Erica Parsons’ body showed signs of long-term physical violence, autopsy shows
SALISBURY — Bones will tell the story Erica Lynn Parsons’ killers thought they could silence.
The Rowan County teenager, reported to have disappeared in 2011, suffered more than a dozen broken bones over a prolonged period of time before dying and being buried in an unmarked grave in South Carolina, according to an autopsy report released Tuesday by the Office of the Chief Medical Examiner in Raleigh.
The examiner’s conclusion: Erica died of homicidal violence of undetermined means.
“Given the history of physical abuse, and signs of physical abuse present at autopsy, we cannot exclude the possibility of a terminal blunt force injury, suffocation or strangulation,” the report says.
The diminutive girl, adopted soon after birth by Casey and Sandy Parsons, was last seen by a pediatrician when she was 6. She started being home-schooled at the age of 7.
Family members said the Parsonses subjected Erica to repeated physical and emotional abuse through the years, including beating her with a belt buckle that broke the skin, choking and throwing her to the ground, slamming her hand in a door, bending her fingers all the way back and knocking out a tooth.
She was forced to sleep in a closet, sometimes fed dog food, and sometimes not fed at all, family members said.
The report said the girl’s remains had low bone density for her age and a pronounced growth deficit. She was malnourished.
All along, Erica’s adoptive parents were receiving payments from the state for the care of Erica, a special needs child, under the supervision of the Rowan County Department of Social Services.
Examiners found fractures in various stages of healing in her nose, jaw, upper right arm, scapulae (the bone connecting the upper arm and collar bone), a finger, seven ribs (some broken more than once) and left shinbone.
Unhealed fractures — breaks that may have happened during or after her final hours — were found along the bony projections of several vertebrae and in one rib.
She also had signs of spina bifida occulta, a mild form of a birth defect in which a child’s spine has not formed properly.
At least one tooth was missing, and others showed signs of being broken.
“In the week prior to her 2011 disappearance, siblings described her as looking gray with sunken eyes, smelling bad with open, oozing cuts, very weak and complaining of not being able to breathe,” the report says.
Erica — who would have been 18 when Sandy Parsons led authorities to her remains — may have been suffering from an untreated infection or sepsis, renal failure, poisoning or rhabdomyolysis (a breakdown of muscle that releases a damaging protein into the blood), the autopsy report says.
“Based on the information received, autopsy findings and circumstances surrounding the death, as currently understood, it is our opinion that the cause of death is homicidal violence of undetermined means,” the report says.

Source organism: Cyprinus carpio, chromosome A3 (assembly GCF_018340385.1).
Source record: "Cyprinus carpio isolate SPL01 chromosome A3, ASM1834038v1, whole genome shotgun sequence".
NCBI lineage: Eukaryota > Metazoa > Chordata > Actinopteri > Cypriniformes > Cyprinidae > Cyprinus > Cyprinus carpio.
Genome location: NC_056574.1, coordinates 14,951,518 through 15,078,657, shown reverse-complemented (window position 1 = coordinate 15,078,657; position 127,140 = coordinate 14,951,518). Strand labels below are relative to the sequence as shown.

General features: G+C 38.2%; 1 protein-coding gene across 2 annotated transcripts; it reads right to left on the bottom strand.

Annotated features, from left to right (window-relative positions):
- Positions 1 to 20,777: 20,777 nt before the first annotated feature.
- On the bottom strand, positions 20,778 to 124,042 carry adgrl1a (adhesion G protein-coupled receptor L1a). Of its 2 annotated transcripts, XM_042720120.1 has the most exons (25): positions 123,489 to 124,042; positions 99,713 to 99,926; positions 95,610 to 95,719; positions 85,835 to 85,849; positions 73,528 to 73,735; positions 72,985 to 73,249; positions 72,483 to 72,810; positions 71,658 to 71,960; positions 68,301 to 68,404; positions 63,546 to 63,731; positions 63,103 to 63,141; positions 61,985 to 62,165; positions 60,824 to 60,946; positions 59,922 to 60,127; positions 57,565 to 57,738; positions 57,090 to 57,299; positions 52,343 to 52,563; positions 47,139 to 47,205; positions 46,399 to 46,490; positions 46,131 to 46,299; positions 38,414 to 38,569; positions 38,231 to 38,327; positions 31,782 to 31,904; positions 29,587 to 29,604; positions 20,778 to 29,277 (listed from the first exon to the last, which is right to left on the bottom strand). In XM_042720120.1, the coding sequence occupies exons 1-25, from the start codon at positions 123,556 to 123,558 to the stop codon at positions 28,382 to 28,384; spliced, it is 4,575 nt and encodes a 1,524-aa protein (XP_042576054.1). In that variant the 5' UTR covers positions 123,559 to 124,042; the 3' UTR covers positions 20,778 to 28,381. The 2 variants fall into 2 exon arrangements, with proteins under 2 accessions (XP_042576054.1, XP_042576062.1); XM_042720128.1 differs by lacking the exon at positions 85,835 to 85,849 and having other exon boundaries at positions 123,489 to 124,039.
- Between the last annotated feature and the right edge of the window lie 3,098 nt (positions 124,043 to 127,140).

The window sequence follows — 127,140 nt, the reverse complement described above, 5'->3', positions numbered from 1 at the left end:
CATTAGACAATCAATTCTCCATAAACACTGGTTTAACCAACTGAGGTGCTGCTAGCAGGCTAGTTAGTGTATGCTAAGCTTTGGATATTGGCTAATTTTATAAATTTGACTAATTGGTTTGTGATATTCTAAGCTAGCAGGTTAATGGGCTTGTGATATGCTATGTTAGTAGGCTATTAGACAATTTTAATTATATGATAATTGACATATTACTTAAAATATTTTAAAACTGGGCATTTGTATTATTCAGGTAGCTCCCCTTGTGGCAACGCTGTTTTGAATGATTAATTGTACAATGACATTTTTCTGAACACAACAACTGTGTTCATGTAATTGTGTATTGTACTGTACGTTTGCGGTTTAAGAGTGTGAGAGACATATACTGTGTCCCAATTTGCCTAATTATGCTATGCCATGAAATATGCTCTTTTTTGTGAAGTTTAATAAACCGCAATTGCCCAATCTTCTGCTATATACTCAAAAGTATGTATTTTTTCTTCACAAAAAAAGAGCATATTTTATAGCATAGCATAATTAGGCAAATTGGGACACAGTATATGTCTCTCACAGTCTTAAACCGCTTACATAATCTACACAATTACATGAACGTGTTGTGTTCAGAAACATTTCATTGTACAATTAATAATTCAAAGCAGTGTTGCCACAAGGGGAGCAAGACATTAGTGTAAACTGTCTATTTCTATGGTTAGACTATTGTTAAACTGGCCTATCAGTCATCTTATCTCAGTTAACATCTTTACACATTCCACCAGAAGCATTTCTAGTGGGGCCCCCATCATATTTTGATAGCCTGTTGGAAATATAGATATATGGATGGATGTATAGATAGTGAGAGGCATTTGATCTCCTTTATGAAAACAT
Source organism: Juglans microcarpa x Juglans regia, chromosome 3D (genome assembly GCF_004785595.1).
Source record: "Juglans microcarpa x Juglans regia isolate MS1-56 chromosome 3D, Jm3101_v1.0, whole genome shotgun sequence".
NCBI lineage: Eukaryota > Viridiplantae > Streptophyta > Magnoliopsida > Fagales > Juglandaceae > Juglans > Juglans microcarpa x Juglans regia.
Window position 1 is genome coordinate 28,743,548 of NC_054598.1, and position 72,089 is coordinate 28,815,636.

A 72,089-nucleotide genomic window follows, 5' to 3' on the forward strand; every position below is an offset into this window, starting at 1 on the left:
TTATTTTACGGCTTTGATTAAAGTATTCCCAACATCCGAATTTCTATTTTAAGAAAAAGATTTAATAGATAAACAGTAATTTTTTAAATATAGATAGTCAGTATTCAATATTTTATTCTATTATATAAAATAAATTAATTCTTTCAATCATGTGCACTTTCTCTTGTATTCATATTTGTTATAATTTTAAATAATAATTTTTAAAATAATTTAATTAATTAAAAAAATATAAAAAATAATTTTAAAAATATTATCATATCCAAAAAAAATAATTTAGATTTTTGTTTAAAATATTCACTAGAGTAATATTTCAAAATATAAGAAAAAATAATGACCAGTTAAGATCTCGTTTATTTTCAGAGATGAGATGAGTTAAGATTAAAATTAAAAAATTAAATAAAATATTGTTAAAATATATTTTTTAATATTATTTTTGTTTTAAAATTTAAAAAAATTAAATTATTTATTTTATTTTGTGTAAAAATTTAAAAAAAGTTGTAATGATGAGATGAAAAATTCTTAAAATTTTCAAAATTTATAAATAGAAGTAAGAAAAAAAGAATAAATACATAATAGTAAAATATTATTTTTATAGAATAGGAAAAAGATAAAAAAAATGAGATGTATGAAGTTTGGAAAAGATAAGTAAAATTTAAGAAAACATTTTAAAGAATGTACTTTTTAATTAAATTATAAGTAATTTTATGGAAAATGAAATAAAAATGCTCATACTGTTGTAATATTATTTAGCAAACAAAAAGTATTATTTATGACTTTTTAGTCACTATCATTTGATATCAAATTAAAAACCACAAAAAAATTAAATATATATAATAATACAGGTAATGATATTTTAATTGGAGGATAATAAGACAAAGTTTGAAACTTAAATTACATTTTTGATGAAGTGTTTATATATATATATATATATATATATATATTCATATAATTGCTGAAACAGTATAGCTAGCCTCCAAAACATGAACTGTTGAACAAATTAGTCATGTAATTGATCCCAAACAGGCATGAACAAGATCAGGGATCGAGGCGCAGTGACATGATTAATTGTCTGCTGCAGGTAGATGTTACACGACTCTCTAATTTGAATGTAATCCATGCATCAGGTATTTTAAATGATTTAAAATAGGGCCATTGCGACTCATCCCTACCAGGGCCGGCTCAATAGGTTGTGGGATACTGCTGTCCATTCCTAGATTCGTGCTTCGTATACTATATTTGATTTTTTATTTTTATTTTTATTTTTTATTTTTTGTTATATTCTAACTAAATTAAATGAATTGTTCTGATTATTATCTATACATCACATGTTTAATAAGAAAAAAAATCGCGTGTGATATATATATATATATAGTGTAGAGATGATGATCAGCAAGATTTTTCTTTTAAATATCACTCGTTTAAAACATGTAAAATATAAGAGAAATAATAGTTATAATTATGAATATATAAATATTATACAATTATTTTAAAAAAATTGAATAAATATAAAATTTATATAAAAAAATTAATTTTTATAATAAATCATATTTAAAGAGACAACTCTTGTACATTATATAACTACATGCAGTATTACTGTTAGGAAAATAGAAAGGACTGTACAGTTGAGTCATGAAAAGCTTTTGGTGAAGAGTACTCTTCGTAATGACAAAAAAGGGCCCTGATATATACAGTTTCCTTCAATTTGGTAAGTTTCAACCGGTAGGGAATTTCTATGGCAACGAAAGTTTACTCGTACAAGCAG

Present for the autopsy on Sept. 28, 2016, were medical investigator Clyde Gibbs, Dr. Lauren Scott and Detective Chad Moose of the Rowan County Sheriff’s Office. The skeletal remains were submitted to Dr. Ann Ross, an anthropology professor at N.C. State University, for anthropological trauma examination.
The final autopsy report was digitally signed by Scott and Dr. Julie Ann Hull. The remains were released to Moose as evidence on Feb. 21, 2017.
No organs or tissue were available for examination, since the remains were found nearly five years after adoptive brother Jamie Parsons reported that Erica had disappeared. After that report was made in 2013, law enforcement launched an extensive search for the girl. A $50,000 reward was offered.
The Parsonses fabricated a story about sending Erica to stay with a grandmother — a person who, it turned out, did not exist.
The couple even went on the nationally syndicated “Dr. Phil Show” to seek sympathy and insist that Erica was not missing. Host Phil McGraw soon picked holes in their improbable story, and a lie detector test the show gave to Sandy Parsons found him to be “highly deceptive.”
The Parsonses are in federal prison for cashing Erica’s assistance checks more than a year after the girl disappeared. Sandy led investigators to Erica’s buried remains in September 2016, but no one has been charged in her abuse and death.
Speaking at the funeral the community gave Erica last February, Sheriff Kevin Auten said it is the most difficult case in his 30 years in law enforcement. “It’s horrible we lost a young child but heaven gained an angel,” he said.
Auten said recently that arresting Erica’s killers is his No. 1 priority in 2018; he was just waiting on the medical examiner’s report.
Chad Moose, lead investigator in the case, said Tuesday that since he and District Attorney Brandy Cook are involved in an unrelated proceeding — Shirley Johnson’s trial for murder — and nothing will be decided about charges related to Erica’s death until the trial is over. Investigators and the district attorney have to look at the evidence and decide what charges to file.
Some have estimated the Johnson trial could take up to two months.
But there is little doubt about who will be charged, judging by a Sheriff’s Office news release distributed Tuesday evening.
“Once these steps are completed,” the release says, “arrangements will have to be made with federal authorities for Casey and Sandy Parsons to be transported to Rowan County, so that the charging documents (warrants) can be served on them and a first appearance can be set for the defendants.”
Bones will tell the story.
Editor’s note: The autopsy report contains detailed, sometimes disturbing descriptions of injuries.